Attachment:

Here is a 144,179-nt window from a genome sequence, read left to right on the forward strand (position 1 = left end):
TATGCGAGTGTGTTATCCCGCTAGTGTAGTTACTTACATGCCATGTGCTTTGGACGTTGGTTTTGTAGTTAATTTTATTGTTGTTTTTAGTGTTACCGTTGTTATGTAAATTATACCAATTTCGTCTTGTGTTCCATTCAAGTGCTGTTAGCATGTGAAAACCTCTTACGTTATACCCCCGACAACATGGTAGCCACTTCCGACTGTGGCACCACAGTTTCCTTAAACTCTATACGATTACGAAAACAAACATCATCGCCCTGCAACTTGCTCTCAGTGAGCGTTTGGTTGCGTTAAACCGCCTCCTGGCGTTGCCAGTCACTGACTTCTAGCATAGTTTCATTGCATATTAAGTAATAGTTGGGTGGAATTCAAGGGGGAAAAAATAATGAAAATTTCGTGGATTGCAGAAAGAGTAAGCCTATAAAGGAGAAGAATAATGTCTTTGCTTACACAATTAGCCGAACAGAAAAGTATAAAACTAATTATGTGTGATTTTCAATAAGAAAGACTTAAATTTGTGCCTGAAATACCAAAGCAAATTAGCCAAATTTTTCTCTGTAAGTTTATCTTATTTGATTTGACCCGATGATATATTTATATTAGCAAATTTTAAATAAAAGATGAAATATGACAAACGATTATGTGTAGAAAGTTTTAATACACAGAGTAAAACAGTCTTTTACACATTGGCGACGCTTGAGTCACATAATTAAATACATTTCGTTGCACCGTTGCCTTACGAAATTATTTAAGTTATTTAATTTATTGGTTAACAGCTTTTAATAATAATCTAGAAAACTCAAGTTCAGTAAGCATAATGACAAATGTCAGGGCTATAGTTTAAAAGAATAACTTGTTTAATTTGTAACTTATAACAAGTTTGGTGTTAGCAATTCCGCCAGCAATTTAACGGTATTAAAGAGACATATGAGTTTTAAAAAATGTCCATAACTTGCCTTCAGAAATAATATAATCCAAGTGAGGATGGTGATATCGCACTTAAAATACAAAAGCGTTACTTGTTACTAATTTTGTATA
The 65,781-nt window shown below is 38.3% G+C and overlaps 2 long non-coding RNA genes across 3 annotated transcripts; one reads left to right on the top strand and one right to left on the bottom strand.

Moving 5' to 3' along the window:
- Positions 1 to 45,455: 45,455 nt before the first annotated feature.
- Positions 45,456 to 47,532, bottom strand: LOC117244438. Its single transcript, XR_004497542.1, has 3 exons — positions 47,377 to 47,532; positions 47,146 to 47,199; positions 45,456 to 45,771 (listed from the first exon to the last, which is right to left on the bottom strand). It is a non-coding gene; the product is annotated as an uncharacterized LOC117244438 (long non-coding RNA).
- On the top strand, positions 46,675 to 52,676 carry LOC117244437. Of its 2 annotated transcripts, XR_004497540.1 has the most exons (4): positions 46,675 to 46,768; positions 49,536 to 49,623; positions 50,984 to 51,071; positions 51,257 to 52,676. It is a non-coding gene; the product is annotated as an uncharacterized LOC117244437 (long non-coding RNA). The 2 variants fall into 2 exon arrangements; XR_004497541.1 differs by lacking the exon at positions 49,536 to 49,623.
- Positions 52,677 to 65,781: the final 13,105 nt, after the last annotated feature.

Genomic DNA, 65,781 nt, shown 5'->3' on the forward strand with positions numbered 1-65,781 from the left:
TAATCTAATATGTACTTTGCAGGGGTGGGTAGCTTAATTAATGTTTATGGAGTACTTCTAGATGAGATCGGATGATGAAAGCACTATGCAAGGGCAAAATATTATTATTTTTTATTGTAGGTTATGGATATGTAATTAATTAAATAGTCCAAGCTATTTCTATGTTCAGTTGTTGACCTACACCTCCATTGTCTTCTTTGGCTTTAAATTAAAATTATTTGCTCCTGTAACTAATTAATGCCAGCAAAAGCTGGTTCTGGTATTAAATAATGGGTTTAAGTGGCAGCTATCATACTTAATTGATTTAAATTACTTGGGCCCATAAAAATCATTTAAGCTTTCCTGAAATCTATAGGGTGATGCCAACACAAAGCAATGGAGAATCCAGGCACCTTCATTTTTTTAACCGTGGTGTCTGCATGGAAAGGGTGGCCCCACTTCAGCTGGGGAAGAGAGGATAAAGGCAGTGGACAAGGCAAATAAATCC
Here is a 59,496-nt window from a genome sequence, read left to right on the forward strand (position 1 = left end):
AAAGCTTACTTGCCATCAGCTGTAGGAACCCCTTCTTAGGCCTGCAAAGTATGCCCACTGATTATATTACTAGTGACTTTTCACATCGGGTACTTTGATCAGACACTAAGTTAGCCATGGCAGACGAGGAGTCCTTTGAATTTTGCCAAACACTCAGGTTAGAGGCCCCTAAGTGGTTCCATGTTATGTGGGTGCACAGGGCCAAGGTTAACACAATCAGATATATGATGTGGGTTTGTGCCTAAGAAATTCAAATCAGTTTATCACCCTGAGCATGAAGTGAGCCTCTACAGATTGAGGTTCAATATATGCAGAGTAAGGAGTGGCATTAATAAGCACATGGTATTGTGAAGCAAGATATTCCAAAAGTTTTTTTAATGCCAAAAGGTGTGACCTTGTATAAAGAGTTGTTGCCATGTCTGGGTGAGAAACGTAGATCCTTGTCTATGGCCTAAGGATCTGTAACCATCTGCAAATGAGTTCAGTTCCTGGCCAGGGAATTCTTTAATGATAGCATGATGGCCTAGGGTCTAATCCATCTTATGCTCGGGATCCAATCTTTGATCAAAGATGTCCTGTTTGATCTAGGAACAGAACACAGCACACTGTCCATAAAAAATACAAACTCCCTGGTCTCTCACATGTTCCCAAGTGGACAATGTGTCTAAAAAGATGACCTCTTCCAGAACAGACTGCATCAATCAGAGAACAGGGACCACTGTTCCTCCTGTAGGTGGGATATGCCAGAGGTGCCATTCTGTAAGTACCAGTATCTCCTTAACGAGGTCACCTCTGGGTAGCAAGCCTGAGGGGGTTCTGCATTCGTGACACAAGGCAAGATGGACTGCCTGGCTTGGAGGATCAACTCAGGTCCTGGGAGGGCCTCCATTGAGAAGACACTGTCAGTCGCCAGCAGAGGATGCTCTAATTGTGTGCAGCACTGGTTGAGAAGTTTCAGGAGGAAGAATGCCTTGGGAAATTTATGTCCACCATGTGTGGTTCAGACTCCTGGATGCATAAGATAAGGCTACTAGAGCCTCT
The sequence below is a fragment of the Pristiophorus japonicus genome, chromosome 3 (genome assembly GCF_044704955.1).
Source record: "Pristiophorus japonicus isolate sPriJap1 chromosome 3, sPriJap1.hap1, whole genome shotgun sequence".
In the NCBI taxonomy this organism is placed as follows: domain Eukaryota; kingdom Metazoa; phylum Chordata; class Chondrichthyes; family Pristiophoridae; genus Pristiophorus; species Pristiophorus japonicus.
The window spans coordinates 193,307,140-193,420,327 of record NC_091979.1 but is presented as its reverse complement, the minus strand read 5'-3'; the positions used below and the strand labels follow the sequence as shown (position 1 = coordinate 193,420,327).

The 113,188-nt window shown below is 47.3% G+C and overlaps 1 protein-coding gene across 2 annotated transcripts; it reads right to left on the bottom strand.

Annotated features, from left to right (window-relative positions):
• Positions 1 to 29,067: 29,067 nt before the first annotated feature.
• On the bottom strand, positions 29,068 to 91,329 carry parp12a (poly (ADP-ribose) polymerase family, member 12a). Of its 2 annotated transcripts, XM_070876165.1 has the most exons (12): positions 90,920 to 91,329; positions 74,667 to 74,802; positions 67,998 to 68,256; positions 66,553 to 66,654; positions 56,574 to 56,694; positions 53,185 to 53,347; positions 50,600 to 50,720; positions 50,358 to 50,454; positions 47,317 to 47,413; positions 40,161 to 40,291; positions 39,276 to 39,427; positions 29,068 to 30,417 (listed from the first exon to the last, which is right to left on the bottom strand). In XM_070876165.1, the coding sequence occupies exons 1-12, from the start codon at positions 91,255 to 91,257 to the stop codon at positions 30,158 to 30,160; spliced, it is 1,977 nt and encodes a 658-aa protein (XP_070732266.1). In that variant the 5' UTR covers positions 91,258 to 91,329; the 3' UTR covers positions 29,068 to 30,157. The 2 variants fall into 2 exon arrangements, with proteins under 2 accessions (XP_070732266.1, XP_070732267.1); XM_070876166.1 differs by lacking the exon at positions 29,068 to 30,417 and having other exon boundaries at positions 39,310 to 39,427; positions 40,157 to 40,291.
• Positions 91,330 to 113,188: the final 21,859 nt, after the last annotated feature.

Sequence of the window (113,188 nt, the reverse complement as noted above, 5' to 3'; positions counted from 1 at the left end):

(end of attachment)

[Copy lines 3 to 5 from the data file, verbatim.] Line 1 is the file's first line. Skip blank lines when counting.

The 65,781-nt window shown below is 38.3% G+C and overlaps 2 long non-coding RNA genes across 3 annotated transcripts; one reads left to right on the top strand and one right to left on the bottom strand.

Moving 5' to 3' along the window:
- Positions 1 to 45,455: 45,455 nt before the first annotated feature.